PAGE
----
Grazia Bortone

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Mutations of the GJB2 gene, encoding connexin 26, are the most common cause of hereditary congenital hearing loss in many countries and account for up to 50% of cases of autosomal-recessive non-syndromic deafness. By contrast, only a few GJB2 mutations have been reported to cause an autosomal-dominant form of non-syndromic deafness. Here, we report a family(More)
This study was aimed at the search of urinary biomarkers which might help to predict the clinical response of IgA nephropathy (IgAN) patients to angiotensin converting enzyme inhibitors (ACEi). First, we studied the urinary proteome of 18 IgAN patients (toward 20 healthy controls) who had been chronically treated with ACEi by using 2-D PAGE coupled to(More)
African horse sickness (AHS) is a vector‑borne viral disease of equids, endemic in Sub‑Saharan Africa. This article reports the clinic‑pathological and laboratory findings observed in the framework of passive surveillance during the AHS outbreaks which occurred in Namibia between 2006 and 2013. This study was conducted in the framework of the collaboration(More)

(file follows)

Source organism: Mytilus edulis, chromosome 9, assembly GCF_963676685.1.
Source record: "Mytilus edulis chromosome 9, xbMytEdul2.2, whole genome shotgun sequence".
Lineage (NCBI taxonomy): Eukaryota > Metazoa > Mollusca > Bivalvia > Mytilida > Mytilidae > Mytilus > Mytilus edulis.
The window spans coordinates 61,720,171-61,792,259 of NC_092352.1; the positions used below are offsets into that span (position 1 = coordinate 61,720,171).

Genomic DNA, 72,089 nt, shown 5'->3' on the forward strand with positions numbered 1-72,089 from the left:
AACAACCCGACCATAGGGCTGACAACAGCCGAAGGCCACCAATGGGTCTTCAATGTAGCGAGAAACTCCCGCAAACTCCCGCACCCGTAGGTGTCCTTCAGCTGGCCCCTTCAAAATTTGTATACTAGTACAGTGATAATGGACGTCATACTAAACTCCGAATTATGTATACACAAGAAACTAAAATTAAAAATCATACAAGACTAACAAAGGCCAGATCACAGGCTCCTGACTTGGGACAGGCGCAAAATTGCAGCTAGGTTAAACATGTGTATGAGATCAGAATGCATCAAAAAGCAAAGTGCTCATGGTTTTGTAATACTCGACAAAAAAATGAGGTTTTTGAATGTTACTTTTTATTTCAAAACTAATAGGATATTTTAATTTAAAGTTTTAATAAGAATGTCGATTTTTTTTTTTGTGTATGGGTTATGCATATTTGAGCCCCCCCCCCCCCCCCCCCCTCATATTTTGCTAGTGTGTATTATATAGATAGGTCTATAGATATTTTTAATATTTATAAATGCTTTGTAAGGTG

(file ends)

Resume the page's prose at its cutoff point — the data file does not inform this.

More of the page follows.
Monoclonal antibodies (MAbs) against horse IgG were produced by immunizing Balb/c mice with purified horse IgG and were characterized in indirect ELISA versus purified immunoglobulins from donkey, cow, buffalo, sheep, pig, and chicken. Three MAbs (1B10B6C9, 1B10B6C10, 1B10B6E9) reacted only with horse and donkey IgG and IgM and, in western blotting, were(More)
Peste des petits ruminants (PPR) virus belongs to the family Paramyxoviridae and represents a major threat to small livestock industry. In recent years, outbreaks of PPR have occurred in Turkey and North Africa. In endemic areas, disease prevention is accomplished using live‑attenuated vaccines. However, the use of live vaccines in non‑endemic regions, such(More)
Rift Valley fever (RVF) is a mosquito-borne viral zoonosis which affects humans and a wide range of domestic and wild ruminants. The large spread of RVF in Africa and its potential to emerge beyond its geographic range requires the development of surveillance strategies to promptly detect the disease outbreaks in order to implement efficient control(More)
After a May 2011 outbreak of Rift Valley fever among livestock northeast of Etosha National Park, Namibia, wild ruminants in the park were tested for the virus. Antibodies were detected in springbok, wildebeest, and black-faced impala, and viral RNA was detected in springbok. Seroprevalence was high, and immune response was long lasting.
Four goats were inoculated with an inactivated peste des petits ruminants virus (PPRV) vaccine. Three unvaccinated goats were kept as controls. After 36 days, the four goats were revaccinated. The immune response was monitored by virus neutralization test showing that two doses of the vaccine were able to stimulate strong immune response in all the(More)
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